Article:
Several years ago I decided that my family needed to eat better. After quite a bit of research, I determined that it would be best to start with small changes. My first step was to replace our all-purpose flour with whole grains.
My first purchase toward healthier eating was a grain mill and a heavy-duty mixer. Initially, it was quite an investment, but I'm glad I made it and still put both items to use. However, it would have been even better if I could have jumped right in without needing to purchase a grain mill. Not every family can make such an investment nor is willing when just starting out. If only I had known about Blender Batter Baking...
What is Blender Batter Baking? Blender Batter Baking is a method of baking promoted by Sue Gregg. While the name Sue Gregg was familiar to me, I really didn't know much about her cookbooks other than they were health related. To be honest, I have no idea when I first heard the name, but it was many, many years ago, well before I decided to my family needed to eat better. In fact, it was probably before I even had a husband and kids; SueGreggCookbooks has been publishing since 1977!
More than a cookbook...
I'll get to the Blender Batter Baking in a moment, but first I wanted to explain the content of the cookbooks. These cookbooks do not contain just recipes, they contain a ton of information on the hows and whys of healthy eating. While I already had a head start on some of the basics, there was plenty of clarifying and new information to me. In fact, of the two cookbooks I received, An Introduction to Whole Grain Baking and Breakfasts, the first 80 and 50 pages respectively are devoted to information only. The cookbooks cover basic baking information, general nutrition, and the differences in ingredients, such as fats, sweeteners, grains and allergy alternatives.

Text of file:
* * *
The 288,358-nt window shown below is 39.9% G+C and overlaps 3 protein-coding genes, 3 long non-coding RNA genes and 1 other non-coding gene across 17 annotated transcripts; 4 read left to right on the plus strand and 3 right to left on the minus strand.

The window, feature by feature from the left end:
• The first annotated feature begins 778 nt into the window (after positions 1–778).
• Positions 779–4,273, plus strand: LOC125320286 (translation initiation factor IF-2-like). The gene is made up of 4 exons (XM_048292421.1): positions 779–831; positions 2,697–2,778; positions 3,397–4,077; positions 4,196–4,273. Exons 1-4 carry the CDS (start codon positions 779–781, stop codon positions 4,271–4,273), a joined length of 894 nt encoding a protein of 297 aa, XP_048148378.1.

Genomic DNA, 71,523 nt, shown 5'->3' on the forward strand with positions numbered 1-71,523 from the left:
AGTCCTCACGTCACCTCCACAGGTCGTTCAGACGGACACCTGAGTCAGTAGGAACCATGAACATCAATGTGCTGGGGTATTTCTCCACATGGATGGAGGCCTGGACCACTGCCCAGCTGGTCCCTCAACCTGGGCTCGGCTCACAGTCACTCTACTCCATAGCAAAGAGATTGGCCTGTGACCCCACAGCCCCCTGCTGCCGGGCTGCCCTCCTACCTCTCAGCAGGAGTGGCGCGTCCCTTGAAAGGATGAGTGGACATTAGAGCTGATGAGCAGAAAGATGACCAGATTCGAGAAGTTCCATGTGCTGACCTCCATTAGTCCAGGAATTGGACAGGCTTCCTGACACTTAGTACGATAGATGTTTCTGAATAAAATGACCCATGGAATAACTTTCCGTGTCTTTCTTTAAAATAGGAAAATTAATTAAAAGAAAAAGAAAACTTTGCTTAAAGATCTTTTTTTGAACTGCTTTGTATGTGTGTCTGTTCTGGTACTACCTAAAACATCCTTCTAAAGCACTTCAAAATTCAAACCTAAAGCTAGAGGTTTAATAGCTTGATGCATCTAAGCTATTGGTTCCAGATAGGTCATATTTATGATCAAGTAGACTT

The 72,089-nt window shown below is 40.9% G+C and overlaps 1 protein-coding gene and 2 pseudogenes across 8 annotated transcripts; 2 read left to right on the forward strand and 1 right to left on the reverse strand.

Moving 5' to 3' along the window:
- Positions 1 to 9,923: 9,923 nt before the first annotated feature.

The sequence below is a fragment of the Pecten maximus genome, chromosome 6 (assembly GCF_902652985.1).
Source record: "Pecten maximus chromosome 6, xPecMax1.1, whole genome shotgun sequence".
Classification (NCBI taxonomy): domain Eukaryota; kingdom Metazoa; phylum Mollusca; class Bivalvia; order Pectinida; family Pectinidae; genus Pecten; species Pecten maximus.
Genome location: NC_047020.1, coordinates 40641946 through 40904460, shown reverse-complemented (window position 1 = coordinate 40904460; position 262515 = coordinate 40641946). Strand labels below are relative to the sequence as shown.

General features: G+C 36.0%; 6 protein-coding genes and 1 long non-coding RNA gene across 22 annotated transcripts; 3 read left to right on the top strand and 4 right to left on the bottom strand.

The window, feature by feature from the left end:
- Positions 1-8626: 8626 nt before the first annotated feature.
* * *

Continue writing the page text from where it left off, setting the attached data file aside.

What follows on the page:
Blender Batter Baking...
Blender Batter Baking is a 2-stage process that increases the nutritional value of using whole grains in your baking. Rather than me explain the whole process, you can read more about the hows and whys of Blender Batter Baking here. The biggest advantage to this method, other than increased nutrition, is it allows someone who can't make the investment of a grain mill to give whole grains a try. Secondly, I found it incredibly easy soaking the grains in the blender. It made a warm breakfast of waffles in the morning a very quick process.
Both of the following that I received included recipes with Blender Batter Baking:
An Introduction to Whole Grain Baking
172 pages, with Powerpoint demonstration CD
Whole Grain Baking 46-Page PDF Sample
This cookbook will give you all the hows and whys to get you started to bake with the two-stage process of Blender Batter Baking. Twelve quick bread recipes and 18 yeast bread recipes are included, along with a CD that gives a detailed photo demonstration of the recipes. It also serves as a text for Sue Gregg's high school curriculum, Baking with Whole grains.
Breakfasts 70-page PDF Sample
Breakfasts includes More Blender Batter Baking and breakfast recipes for such as smoothies, omelets, muffins, and fruit toppings. Other topics include yogurt making, a variety of nutritional information, and milk and grain allergy alternatives.
Putting the recipes to the test...